Garlic

Allium sativum, commonly known as garlic, is a species in the onion genus, Allium. Its close relatives include the onion, shallot, leek, chive, and rakkyo. With a history of human use of over 7,000 years, garlic is native to central Asia, and has long been a staple in the Mediterranean region, as well as a frequent seasoning in Asia, Africa, and Europe. It was known to Ancient Egyptians, and has been used for both culinary and medicinal purposes.

Read more about GarlicDescription, Origin and Major Types, Varieties, Cultivation, Properties, Spiritual and Religious Perceptions, Gallery

Other articles related to "garlic":

Garlic - Gallery
... Garlic bulbs and cloves Garlic growing in a container Garlic bulbs and individual cloves, one peeled Garlic scapes are often harvested early so that the bulbs will grow bigger A bulb of garlic, split A bulb ...
List Of French Dishes - Provence/Côte D'Azur
... a vegetable stew with olive oil, aubergine, courgette, bell pepper, tomato, onion and garlic) Pieds paquets (Lambs feet and tripe 'parcels' in a savoury sauce) Soupe au pistou (bean soup ...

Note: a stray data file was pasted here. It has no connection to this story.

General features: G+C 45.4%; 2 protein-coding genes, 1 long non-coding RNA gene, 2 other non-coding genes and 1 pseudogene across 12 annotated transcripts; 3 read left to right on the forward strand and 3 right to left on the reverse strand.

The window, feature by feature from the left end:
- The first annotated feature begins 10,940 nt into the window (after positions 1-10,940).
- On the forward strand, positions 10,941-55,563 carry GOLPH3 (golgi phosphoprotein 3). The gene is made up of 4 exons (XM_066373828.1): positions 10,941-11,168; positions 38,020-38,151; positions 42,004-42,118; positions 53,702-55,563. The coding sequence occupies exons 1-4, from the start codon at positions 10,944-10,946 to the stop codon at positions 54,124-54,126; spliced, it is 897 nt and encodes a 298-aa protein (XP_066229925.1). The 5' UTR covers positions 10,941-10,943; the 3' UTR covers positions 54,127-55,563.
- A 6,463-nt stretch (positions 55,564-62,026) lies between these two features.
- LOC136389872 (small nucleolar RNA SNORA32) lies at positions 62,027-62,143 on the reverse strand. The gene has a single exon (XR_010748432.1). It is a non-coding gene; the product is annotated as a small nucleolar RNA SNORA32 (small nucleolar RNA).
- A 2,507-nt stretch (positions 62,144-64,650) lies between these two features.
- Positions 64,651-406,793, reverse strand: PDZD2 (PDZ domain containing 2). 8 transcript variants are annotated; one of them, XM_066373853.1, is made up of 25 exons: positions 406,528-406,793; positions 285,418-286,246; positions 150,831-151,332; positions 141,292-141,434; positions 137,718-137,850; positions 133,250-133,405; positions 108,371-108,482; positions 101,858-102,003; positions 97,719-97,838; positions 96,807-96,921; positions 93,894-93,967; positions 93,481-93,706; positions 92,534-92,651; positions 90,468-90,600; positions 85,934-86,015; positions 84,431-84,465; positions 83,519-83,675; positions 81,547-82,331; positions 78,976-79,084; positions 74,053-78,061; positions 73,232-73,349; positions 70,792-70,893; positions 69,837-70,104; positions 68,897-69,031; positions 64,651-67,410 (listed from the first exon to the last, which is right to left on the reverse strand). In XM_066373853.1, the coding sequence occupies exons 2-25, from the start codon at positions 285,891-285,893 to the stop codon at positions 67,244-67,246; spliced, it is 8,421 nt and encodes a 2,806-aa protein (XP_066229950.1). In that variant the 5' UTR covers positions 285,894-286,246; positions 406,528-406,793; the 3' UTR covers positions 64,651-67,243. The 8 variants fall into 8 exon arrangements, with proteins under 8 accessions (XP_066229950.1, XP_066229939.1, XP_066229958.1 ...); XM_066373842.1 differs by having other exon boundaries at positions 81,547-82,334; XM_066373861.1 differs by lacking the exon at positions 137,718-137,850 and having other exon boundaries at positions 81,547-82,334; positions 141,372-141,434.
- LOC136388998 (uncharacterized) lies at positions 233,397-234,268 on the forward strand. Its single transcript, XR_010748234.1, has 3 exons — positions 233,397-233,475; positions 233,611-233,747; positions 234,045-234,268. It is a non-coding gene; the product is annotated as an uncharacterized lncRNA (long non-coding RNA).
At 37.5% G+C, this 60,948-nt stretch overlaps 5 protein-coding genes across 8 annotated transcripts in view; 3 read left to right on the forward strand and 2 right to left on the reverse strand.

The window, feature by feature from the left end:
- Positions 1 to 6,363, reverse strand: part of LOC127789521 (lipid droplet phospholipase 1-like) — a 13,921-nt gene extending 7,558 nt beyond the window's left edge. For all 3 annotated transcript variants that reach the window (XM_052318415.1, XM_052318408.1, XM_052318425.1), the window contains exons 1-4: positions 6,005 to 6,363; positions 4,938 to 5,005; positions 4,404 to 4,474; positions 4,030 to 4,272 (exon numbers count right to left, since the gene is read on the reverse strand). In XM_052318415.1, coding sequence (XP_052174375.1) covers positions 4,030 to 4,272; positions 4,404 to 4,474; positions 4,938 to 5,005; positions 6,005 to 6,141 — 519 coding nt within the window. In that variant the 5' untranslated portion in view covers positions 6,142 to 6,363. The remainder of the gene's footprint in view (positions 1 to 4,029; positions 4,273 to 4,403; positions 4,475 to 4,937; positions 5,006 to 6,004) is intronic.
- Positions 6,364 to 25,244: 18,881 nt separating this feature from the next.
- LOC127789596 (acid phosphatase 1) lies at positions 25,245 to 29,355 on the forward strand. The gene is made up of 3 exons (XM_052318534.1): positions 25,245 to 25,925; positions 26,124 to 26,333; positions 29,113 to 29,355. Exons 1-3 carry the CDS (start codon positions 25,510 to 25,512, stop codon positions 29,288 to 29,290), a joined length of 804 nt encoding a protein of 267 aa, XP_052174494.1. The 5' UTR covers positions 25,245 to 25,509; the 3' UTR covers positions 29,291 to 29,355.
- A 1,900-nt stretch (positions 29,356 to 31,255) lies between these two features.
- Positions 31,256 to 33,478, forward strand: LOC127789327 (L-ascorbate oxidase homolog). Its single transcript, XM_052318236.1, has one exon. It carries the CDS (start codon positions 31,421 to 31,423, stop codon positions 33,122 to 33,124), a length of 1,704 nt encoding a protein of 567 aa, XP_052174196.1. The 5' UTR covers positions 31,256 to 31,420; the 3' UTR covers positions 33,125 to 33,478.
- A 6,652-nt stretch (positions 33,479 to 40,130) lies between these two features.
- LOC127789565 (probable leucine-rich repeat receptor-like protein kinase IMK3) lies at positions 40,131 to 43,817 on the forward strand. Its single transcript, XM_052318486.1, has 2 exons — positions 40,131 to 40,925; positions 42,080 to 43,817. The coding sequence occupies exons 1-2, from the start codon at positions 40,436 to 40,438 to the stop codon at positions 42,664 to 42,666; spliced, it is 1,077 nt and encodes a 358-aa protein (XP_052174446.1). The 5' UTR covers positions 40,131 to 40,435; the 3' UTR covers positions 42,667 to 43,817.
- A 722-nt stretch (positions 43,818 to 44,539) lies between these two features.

Snow Mountain Garlic
... Snow Mountain Garlic (commonly known as Kashmiri Garlic) is a variety of garlic found in the Indian state of Jammu and Kashmir ...
Carne De Vinha D' Alhos
... The name means "Meat of Wine Garlic", that is meat with wine and garlic, the meat usually being pork or rabbit ... known as "pickled pork", or "vina dosh." It is also known as "garlic pork" in Trinidad and Tobago and Guyana where it was introduced in the early 19th century ...
Laba Festival - Customs - Laba Garlic
... Another Laba food is Laba garlic, which is particularly popular in northern China ... Garlic in Chinese, suan, shares the same pronunciation with 'calculate' ...

Famous quotes containing the word garlic:

    As a rule they will refuse even to sample a foreign dish, they regard such things as garlic and olive oil with disgust, life is unliveable to them unless they have tea and puddings.
    George Orwell (1903–1950)

    Hatred, for the man who is not engaged in it, is a little like the odor of garlic for one who hasn’t eaten any.
    Jean Rostand (1894–1977)